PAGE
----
Marvel’s Luke Cage Is The Show We Need Right Now — And It’s Delivering

Netflix’s recent dig into the Marvel Cinematic Universe has hit well, for the most part, with fans of all types. Daredevil, Jessica Jones, and the upcoming series for Iron Fist, the crossover miniseries The Defenders, and The Punisher will be released in 2017 — that’s not including the series that will be release on ABC and on Freeform.

Luke Cage and Claire Temple walk the streets of Harlem in Marvel's Luke Cage on Netflix. | The Black Lion Journal | The Black Lion
Luke Cage and Claire Temple walk the streets of Harlem in Marvel’s Luke Cage on Netflix.

The soft-spoken hero of Harlem, Luke Cage, has brought up a revival of authentic black experience that is euphoric to listen and watch, especially during times of constant negative black images. Quality wise, Marvel’s Luke Cage offers a narrative void of dominant influence — and, as contributor Kate has told me, Luke Cage offers an alternative narrative that purposely focuses only on the black experience.

Fan criticism has been boiled down to three parties: those who hate it, those who wish less was more, and those who love it. Those who hate it cry foul with the show’s writing and “political agenda.” Those who wish less was more wanted the show to be capped at 8 episodes, citing that the writing weakened near the end. Those who love it appreciated the effort made in keeping true to Luke Cage’s Harlem love and his point of view. Nevertheless, Marvel’s Luke Cage on Netflix makes for good, powerful entertainment that delivers a much needed voice for the black experience.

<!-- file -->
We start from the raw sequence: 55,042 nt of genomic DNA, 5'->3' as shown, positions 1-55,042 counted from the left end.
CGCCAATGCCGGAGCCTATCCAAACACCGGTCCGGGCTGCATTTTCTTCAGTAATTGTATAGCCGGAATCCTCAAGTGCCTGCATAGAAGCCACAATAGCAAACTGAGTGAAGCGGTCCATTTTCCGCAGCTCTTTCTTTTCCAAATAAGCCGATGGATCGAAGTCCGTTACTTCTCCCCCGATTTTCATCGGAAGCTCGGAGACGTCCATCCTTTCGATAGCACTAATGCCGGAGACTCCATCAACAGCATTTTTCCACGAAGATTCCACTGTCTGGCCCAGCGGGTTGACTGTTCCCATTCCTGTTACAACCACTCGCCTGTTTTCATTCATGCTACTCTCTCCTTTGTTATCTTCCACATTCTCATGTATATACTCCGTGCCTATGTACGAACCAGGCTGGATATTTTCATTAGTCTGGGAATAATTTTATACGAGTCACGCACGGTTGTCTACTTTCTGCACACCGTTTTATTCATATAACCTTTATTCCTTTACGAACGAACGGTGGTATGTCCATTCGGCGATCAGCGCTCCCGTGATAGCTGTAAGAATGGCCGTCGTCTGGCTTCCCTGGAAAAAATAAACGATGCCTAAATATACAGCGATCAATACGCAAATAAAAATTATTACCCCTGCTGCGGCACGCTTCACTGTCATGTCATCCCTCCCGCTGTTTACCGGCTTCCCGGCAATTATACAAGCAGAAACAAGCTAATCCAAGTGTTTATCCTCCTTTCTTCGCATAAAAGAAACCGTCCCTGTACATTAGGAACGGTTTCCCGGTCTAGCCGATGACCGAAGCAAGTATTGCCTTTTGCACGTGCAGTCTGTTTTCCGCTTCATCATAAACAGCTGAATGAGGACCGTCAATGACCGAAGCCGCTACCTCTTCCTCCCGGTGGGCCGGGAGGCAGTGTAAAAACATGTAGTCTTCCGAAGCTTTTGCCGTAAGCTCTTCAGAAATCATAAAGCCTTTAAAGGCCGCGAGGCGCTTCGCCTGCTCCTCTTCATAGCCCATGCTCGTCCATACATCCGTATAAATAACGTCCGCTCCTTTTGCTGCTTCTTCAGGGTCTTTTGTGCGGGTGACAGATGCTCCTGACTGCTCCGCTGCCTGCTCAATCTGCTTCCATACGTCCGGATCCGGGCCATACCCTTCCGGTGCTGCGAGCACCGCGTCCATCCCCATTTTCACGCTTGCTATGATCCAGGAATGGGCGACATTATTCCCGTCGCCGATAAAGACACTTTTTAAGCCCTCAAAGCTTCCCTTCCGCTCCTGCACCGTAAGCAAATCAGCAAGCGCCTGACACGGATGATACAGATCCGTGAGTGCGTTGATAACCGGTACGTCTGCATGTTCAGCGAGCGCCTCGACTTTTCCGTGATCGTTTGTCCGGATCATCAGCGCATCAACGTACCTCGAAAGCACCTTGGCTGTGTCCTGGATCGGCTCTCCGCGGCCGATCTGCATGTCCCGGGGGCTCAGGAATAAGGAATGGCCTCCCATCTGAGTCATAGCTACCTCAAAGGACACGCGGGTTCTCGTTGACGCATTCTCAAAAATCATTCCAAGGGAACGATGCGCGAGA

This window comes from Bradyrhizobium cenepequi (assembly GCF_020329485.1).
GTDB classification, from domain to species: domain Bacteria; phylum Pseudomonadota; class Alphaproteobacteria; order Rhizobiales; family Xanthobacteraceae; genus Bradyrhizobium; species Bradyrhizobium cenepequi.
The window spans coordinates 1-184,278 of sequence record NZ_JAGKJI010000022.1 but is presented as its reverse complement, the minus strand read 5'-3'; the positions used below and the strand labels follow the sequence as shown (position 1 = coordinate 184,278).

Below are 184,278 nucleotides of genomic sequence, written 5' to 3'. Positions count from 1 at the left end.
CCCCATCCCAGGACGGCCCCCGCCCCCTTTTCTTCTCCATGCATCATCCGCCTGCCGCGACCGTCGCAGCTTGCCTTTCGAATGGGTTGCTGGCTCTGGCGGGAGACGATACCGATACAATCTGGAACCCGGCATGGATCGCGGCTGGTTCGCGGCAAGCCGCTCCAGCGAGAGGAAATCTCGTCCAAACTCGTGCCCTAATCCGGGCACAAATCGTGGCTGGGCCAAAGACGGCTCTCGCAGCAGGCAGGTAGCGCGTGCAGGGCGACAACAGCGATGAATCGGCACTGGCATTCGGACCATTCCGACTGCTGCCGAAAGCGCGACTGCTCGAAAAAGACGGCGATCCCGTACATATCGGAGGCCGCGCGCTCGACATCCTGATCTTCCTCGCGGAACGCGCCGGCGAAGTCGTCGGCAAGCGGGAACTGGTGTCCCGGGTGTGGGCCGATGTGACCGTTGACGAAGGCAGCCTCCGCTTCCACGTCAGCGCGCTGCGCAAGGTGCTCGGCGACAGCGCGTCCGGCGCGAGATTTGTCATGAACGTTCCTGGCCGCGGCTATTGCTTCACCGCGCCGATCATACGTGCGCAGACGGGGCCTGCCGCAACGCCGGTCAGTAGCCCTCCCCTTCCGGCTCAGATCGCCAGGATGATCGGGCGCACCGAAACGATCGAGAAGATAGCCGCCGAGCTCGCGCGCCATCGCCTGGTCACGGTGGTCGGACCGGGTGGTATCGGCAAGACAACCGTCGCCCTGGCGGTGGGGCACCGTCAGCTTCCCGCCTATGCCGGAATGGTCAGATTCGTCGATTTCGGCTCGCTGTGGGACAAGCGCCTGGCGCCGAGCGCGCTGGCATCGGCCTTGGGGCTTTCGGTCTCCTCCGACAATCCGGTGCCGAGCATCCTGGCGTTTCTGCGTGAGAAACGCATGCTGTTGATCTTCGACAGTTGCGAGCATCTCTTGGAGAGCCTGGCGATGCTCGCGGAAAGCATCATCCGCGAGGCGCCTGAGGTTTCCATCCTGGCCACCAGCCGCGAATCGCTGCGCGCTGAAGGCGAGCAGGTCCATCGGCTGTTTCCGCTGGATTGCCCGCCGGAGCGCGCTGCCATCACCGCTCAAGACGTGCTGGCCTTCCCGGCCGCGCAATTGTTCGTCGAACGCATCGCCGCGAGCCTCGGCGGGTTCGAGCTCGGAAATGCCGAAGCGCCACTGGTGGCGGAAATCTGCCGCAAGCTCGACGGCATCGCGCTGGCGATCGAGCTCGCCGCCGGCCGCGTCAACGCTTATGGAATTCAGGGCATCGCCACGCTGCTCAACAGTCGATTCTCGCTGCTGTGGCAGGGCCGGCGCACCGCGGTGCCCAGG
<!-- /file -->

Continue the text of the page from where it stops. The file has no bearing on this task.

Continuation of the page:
Touching on current political events, Marvel’s Luke Cage on Netflix is at a good place to go forth on issues and narratives that would have otherwise been washed out if on a different network. Keeping his character close to the hero we love on paper, Netflix allows the show writers, however you may like them, to create a world in which Luke Cage’s world view, political as it naturally is, is valued and upheld as an alternative narrative to mainstream voices.

The music of Luke Cage is a whole other story —

Appearances from A$AP Ferg and Method Man; Ali Shaheed Muhammad of hip-hop outfit A Tribe Called Quest; all supervised by Adrian Younge. For each episode, the music had its influence after a song by Brooklyn rap duo Gang Starr. The show’s music itself is something to marvel at (haha) with its sound being a strong mashup to the power of Luke Cage’s story. The music of Luke Cage can be explored in a mini behind-the-scenes video by Netflix. Watch below! And be sure to watch Luke Cage on Netflix and see what you think of the show.

 
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